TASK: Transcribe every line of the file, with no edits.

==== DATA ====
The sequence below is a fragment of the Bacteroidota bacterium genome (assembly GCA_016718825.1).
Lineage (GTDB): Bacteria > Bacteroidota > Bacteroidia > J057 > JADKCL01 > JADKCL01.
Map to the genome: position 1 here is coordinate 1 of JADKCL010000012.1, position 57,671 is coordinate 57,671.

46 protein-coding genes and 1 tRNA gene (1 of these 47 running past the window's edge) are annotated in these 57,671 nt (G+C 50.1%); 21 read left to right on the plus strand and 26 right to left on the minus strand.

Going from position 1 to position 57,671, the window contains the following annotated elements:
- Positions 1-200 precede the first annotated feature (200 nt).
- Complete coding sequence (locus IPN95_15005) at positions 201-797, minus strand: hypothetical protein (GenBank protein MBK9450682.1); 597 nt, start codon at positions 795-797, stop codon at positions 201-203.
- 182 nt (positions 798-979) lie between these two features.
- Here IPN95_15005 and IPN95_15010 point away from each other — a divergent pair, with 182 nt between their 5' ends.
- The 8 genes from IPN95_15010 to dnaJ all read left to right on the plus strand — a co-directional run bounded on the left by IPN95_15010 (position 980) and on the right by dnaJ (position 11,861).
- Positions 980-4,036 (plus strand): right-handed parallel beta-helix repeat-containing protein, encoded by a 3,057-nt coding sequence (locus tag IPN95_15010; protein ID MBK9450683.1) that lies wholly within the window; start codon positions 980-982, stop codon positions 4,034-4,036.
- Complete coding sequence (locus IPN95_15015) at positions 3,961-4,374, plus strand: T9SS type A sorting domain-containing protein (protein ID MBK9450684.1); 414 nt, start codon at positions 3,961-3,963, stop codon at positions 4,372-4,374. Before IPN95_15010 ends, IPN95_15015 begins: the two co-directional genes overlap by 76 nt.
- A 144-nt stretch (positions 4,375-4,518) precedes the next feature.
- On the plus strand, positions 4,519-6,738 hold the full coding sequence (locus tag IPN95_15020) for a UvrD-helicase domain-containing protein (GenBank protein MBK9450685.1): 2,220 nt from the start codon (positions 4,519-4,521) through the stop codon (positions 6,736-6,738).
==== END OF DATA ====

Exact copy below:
The sequence below is a fragment of the Bacteroidota bacterium genome (assembly GCA_016718825.1).
Lineage (GTDB): Bacteria > Bacteroidota > Bacteroidia > J057 > JADKCL01 > JADKCL01.
Map to the genome: position 1 here is coordinate 1 of JADKCL010000012.1, position 57,671 is coordinate 57,671.

46 protein-coding genes and 1 tRNA gene (1 of these 47 running past the window's edge) are annotated in these 57,671 nt (G+C 50.1%); 21 read left to right on the plus strand and 26 right to left on the minus strand.

Going from position 1 to position 57,671, the window contains the following annotated elements:
- Positions 1-200 precede the first annotated feature (200 nt).
- Complete coding sequence (locus IPN95_15005) at positions 201-797, minus strand: hypothetical protein (GenBank protein MBK9450682.1); 597 nt, start codon at positions 795-797, stop codon at positions 201-203.
- 182 nt (positions 798-979) lie between these two features.
- Here IPN95_15005 and IPN95_15010 point away from each other — a divergent pair, with 182 nt between their 5' ends.
- The 8 genes from IPN95_15010 to dnaJ all read left to right on the plus strand — a co-directional run bounded on the left by IPN95_15010 (position 980) and on the right by dnaJ (position 11,861).
- Positions 980-4,036 (plus strand): right-handed parallel beta-helix repeat-containing protein, encoded by a 3,057-nt coding sequence (locus tag IPN95_15010; protein ID MBK9450683.1) that lies wholly within the window; start codon positions 980-982, stop codon positions 4,034-4,036.
- Complete coding sequence (locus IPN95_15015) at positions 3,961-4,374, plus strand: T9SS type A sorting domain-containing protein (protein ID MBK9450684.1); 414 nt, start codon at positions 3,961-3,963, stop codon at positions 4,372-4,374. Before IPN95_15010 ends, IPN95_15015 begins: the two co-directional genes overlap by 76 nt.
- A 144-nt stretch (positions 4,375-4,518) precedes the next feature.
- On the plus strand, positions 4,519-6,738 hold the full coding sequence (locus tag IPN95_15020) for a UvrD-helicase domain-containing protein (GenBank protein MBK9450685.1): 2,220 nt from the start codon (positions 4,519-4,521) through the stop codon (positions 6,736-6,738).